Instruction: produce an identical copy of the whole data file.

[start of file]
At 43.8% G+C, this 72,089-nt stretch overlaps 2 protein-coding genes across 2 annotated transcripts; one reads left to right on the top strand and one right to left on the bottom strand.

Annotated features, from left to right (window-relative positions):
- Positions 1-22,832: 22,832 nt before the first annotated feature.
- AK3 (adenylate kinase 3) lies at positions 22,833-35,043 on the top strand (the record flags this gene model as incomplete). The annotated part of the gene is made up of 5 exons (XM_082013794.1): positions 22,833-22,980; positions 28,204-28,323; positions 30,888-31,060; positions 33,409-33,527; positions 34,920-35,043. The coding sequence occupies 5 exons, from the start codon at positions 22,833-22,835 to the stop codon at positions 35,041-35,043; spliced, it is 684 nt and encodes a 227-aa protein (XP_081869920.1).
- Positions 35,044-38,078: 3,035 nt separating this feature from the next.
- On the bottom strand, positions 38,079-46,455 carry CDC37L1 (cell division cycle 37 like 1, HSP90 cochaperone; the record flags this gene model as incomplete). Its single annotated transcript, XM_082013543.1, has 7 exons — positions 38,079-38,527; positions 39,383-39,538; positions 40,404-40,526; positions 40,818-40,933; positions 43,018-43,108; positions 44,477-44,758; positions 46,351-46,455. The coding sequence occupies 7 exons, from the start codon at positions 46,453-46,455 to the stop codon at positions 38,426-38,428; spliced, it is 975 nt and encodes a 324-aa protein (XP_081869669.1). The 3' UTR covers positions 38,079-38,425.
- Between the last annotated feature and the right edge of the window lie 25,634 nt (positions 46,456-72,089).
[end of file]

At 43.8% G+C, this 72,089-nt stretch overlaps 2 protein-coding genes across 2 annotated transcripts; one reads left to right on the top strand and one right to left on the bottom strand.

Annotated features, from left to right (window-relative positions):
- Positions 1-22,832: 22,832 nt before the first annotated feature.
- AK3 (adenylate kinase 3) lies at positions 22,833-35,043 on the top strand (the record flags this gene model as incomplete). The annotated part of the gene is made up of 5 exons (XM_082013794.1): positions 22,833-22,980; positions 28,204-28,323; positions 30,888-31,060; positions 33,409-33,527; positions 34,920-35,043. The coding sequence occupies 5 exons, from the start codon at positions 22,833-22,835 to the stop codon at positions 35,041-35,043; spliced, it is 684 nt and encodes a 227-aa protein (XP_081869920.1).
- Positions 35,044-38,078: 3,035 nt separating this feature from the next.
- On the bottom strand, positions 38,079-46,455 carry CDC37L1 (cell division cycle 37 like 1, HSP90 cochaperone; the record flags this gene model as incomplete). Its single annotated transcript, XM_082013543.1, has 7 exons — positions 38,079-38,527; positions 39,383-39,538; positions 40,404-40,526; positions 40,818-40,933; positions 43,018-43,108; positions 44,477-44,758; positions 46,351-46,455. The coding sequence occupies 7 exons, from the start codon at positions 46,453-46,455 to the stop codon at positions 38,426-38,428; spliced, it is 975 nt and encodes a 324-aa protein (XP_081869669.1). The 3' UTR covers positions 38,079-38,425.
- Between the last annotated feature and the right edge of the window lie 25,634 nt (positions 46,456-72,089).